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I am a freelance writer. I've covered the Cincinnati Reds, Bengals and others since 1992. I have a background in sales as well. I've sold consumer electronics, advertising and consumer package goods for companies ranging from the now defunct Circuit City to Procter&Gamble. I have worked as a stats operator for Xavier University, the University of Cincinnati, the College of Mount St. Joe and Colerain High School.

Sunday, June 18, 2017

Rose Iconic Statue Captures Home Town Hero

Pete Rose head first slide was captured in bronz by Tom Tsuchiya and sits about 100 yards from the spot Rose’s record setting 4,192nd hit landed in 1985.

The Rose statue is the fourth representing players from the Big Red Machine, the 1970‘s powerhouse that some think was the best team ever, including the 1927 Yankees.

Rose Statue 
Joe Morgan, Johnny Bench and Tony Perez, all baseball Hall of Famers were already honored with monuments on the plaze leading to the entrance of Great American Ball Park.  Rose’s accomplishments are worthy of the Hall but he is ineligible due to a lifetime ban imposed in 1989 by then commissioner Bart Giamatti for gambling on baseball.

The Reds were given permission to immortalize Rose by inducting him into the team Hall of Fame, retiring his number 14 and now the statue.

“I’m on the same block with these guys,” Rose said pointing to Bench and Perez. (Morgan was in attendance but couldn’t make it to the stage, struggling with illness).  They were the best at what they did.  I’m in the same garden with them.  It’s goose bumpy.”

“I though getting into the Reds’ Hall of Fame was big. I thought retiring my number was big.  This has to be the ultimate for any player, in any sport,” Rose said.

Johnny Bench, who is in the National Hall of Fame in Cooperstown, agreed.

“Joe asked me when I was the first statue, ‘How can you say this is greatest thing that ever happened to you?’ We’re immortalized. We are out there for the fans everyday,” Bench said. We’re at the baseball Hall of Fame and the Reds’ Hall of Fame, but everybody that comes to this town and walks by or everyone that comes to a game, thinks about us.”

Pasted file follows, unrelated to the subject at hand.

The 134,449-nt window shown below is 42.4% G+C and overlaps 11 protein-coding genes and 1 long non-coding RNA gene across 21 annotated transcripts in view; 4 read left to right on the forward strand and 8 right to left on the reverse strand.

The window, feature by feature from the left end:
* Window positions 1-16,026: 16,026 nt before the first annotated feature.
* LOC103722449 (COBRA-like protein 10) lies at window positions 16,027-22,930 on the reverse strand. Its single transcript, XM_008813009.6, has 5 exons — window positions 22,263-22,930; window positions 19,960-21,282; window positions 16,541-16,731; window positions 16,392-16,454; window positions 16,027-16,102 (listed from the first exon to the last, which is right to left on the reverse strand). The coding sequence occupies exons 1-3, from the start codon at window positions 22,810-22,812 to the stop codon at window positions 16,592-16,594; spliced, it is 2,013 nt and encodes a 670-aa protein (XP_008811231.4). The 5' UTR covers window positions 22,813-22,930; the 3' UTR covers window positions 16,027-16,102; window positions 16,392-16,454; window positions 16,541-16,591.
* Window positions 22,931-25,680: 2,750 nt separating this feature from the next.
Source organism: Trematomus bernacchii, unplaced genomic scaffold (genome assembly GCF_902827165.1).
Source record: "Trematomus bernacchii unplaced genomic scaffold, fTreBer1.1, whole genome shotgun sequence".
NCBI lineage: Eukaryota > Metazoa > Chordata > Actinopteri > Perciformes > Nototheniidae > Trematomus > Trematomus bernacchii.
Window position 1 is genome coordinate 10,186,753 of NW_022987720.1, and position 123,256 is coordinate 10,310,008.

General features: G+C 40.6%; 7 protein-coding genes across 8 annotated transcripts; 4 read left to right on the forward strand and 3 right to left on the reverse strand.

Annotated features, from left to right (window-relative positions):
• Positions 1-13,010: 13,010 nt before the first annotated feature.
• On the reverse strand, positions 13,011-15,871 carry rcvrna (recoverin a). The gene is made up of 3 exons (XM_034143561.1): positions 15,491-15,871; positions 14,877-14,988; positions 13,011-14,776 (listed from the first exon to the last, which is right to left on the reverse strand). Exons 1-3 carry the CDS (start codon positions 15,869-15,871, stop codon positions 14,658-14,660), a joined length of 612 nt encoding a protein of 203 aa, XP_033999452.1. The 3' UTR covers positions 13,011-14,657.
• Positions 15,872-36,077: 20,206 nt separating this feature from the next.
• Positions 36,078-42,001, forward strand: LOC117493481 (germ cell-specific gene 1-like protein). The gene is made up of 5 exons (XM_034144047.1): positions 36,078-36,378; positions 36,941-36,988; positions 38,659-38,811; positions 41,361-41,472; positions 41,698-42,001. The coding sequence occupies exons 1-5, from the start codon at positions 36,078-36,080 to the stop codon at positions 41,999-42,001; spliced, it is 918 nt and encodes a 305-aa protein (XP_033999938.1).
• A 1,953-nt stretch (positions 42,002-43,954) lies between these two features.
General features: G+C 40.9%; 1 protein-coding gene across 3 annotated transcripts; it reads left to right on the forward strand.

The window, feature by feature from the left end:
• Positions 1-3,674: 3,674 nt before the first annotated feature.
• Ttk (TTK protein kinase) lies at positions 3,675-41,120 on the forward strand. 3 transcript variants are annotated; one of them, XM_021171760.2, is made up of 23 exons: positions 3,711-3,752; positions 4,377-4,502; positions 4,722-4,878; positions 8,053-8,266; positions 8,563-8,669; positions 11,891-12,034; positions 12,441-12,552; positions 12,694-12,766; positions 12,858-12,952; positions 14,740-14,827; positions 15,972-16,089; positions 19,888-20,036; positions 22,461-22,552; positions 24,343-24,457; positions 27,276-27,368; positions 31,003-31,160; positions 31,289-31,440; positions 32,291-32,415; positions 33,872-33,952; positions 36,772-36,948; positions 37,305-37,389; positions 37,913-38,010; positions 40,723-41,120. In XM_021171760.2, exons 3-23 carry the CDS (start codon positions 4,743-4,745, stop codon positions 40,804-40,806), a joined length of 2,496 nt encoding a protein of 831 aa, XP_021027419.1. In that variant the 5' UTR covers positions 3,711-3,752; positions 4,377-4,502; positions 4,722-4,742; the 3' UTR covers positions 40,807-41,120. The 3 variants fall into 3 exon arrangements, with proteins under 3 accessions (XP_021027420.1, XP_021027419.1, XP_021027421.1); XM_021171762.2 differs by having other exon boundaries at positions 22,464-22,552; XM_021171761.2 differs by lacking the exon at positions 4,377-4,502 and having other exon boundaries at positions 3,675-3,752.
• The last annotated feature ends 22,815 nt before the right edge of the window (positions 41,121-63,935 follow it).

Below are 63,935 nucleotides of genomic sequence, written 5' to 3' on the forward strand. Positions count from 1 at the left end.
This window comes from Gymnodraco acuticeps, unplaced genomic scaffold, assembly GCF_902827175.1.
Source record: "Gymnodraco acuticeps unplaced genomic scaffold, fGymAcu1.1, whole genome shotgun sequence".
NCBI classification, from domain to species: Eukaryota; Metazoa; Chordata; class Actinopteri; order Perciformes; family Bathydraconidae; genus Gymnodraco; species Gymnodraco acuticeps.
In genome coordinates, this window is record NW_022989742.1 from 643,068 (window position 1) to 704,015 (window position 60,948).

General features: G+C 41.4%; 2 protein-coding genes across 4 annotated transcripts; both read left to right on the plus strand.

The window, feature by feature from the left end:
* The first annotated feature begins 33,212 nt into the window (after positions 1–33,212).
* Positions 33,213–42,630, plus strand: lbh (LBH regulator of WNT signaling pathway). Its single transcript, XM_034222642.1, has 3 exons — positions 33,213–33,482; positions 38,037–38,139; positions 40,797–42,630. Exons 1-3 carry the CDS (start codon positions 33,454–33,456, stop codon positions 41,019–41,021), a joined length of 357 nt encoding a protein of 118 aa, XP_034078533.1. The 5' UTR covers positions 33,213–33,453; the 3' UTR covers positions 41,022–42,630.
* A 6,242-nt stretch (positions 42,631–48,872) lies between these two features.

Since retirement the four remain fans of the team.  It is easier for Rose because he was born and raised five miles from the site of the statue.

“We remain Reds’ fans.  We’re not trying to live in the past,” Rose said. “We appreciate that fans still think about us.  We’re not trying to sell the Big Red Machine or what we did in the past. That’s all history.  Our hearts are always here.  I said after the 1975 World Series, and I wasn’t trying to step on anybody’s toes, but I have to think it meant more to me because I was born here.I know it meant a heck of a lot to them but I was born here.  Still, Tony works for the Miami Marlins and Johnny works all over the country but everywhere they go they are Tony Perez of the Cincinnati Reds or Johnny Bench of the Cincinnati Reds.  We all played for other teams except for Johnny but we are always thought of as Cincinnati Reds.”

Rose is ineligible for the Hall of Fame but he feels duly honored

“These guys are true Hall of Famers,” Rose said.. “The Cooperstown Hall of Fame is the ultimate goal of every player but being in the Reds’ Hall of Fame is enough for me.  Then they top it off by retiring my number.  Now they top it with a statue outside the ballpark. And the ballpark is on Pete Rose Way. There’s a corner Pete Rose and Johnny Bench.  That’s a hell of a street.”

The statue in itself took some engineering.  It shows Rose in a head first slide for which he was famous. 

“I think you have to agree, I was known for being aggressive. Sliding head first is part of being aggressive,” Rose said. “I had so many guys knocking me from first to third.or second to home. How many times did I hit singles and stretch it into a double?  I started sliding head first when I was nine years old. I felt it was the fastest way to get to a bag. How many times have you seen a guy slide feet first and the ball squirts away from the fielder?  When you slide head first, you pick up the ball with your peripheral vision. You pick the ball up and you can get up and go to the next base.”

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